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#WaxTraxFriday Cyberaktif Warriors and Mechanical Souls

An interview with Bill Leeb of Front Line Assembly

by Graham Needham (© 15th January 2021)

We interviewed Bill Leeb late on the 14th January and worked to get a first draft on line for the launch of Front Line Assembly's new album Mechanical Soul the next day on the 15th. We've now updated this article with proper indexes and links plus a little more editing so that it is a better read.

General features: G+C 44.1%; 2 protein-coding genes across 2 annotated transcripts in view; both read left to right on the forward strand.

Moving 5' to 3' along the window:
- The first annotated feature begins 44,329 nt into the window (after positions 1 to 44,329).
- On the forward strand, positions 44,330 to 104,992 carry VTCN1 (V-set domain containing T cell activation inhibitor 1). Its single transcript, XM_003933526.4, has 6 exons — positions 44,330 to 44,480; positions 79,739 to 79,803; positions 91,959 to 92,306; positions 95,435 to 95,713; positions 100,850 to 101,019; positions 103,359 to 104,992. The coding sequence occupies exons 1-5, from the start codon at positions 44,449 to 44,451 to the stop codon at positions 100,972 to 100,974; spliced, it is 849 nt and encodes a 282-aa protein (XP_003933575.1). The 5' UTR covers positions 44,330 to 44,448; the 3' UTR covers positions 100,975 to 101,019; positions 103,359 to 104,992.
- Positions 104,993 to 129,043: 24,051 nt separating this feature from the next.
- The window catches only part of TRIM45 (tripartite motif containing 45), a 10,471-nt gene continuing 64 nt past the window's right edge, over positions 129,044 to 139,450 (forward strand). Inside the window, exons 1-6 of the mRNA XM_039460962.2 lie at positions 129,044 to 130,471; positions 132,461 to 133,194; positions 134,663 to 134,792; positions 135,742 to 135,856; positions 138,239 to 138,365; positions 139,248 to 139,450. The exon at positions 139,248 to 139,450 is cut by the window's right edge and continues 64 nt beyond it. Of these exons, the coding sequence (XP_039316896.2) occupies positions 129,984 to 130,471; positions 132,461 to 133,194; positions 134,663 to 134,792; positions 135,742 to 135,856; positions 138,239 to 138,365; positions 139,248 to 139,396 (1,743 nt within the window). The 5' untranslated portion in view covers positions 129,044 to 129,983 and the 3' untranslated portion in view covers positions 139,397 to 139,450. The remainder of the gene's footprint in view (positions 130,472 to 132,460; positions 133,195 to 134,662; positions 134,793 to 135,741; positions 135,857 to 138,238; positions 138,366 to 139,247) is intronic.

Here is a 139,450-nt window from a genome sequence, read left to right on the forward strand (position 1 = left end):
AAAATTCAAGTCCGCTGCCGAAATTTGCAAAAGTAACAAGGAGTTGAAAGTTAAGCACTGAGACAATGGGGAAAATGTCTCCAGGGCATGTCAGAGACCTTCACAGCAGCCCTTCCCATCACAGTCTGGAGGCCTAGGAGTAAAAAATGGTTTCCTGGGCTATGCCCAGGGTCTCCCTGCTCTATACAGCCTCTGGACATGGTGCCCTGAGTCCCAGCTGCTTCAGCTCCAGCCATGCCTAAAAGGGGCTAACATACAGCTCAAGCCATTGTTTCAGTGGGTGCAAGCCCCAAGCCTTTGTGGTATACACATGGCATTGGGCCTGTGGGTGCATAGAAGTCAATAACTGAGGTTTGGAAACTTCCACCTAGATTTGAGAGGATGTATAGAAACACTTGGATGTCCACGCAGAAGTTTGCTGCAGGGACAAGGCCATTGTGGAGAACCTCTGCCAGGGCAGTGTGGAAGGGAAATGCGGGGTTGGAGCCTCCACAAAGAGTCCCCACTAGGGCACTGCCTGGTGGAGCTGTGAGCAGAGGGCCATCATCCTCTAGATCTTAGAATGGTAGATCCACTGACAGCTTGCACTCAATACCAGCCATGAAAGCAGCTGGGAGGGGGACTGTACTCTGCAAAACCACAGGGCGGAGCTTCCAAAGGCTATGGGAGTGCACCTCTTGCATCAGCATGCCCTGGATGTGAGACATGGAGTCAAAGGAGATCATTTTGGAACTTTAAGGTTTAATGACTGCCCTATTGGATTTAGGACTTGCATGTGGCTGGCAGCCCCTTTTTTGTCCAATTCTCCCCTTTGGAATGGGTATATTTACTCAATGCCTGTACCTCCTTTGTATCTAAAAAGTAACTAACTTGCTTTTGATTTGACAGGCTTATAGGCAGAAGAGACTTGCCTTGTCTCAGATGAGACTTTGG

Interview conducted 14th January 2021